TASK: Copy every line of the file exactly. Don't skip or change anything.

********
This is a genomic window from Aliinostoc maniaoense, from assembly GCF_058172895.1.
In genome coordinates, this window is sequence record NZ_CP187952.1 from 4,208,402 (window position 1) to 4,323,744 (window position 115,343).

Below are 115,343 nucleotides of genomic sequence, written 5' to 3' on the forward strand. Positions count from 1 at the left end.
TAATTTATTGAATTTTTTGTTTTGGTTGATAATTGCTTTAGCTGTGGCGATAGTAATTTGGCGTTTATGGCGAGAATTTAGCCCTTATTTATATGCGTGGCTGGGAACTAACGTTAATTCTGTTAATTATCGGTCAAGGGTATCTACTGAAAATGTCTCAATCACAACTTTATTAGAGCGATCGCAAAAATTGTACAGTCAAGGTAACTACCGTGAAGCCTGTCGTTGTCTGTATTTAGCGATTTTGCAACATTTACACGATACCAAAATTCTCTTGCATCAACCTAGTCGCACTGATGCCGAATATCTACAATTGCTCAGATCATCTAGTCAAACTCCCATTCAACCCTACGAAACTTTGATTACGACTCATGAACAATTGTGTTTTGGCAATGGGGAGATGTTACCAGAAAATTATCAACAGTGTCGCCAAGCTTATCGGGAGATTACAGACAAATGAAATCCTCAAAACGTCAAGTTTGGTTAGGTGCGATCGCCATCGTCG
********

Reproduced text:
This is a genomic window from Aliinostoc maniaoense, from assembly GCF_058172895.1.
In genome coordinates, this window is sequence record NZ_CP187952.1 from 4,208,402 (window position 1) to 4,323,744 (window position 115,343).

Below are 115,343 nucleotides of genomic sequence, written 5' to 3' on the forward strand. Positions count from 1 at the left end.
TAATTTATTGAATTTTTTGTTTTGGTTGATAATTGCTTTAGCTGTGGCGATAGTAATTTGGCGTTTATGGCGAGAATTTAGCCCTTATTTATATGCGTGGCTGGGAACTAACGTTAATTCTGTTAATTATCGGTCAAGGGTATCTACTGAAAATGTCTCAATCACAACTTTATTAGAGCGATCGCAAAAATTGTACAGTCAAGGTAACTACCGTGAAGCCTGTCGTTGTCTGTATTTAGCGATTTTGCAACATTTACACGATACCAAAATTCTCTTGCATCAACCTAGTCGCACTGATGCCGAATATCTACAATTGCTCAGATCATCTAGTCAAACTCCCATTCAACCCTACGAAACTTTGATTACGACTCATGAACAATTGTGTTTTGGCAATGGGGAGATGTTACCAGAAAATTATCAACAGTGTCGCCAAGCTTATCGGGAGATTACAGACAAATGAAATCCTCAAAACGTCAAGTTTGGTTAGGTGCGATCGCCATCGTCG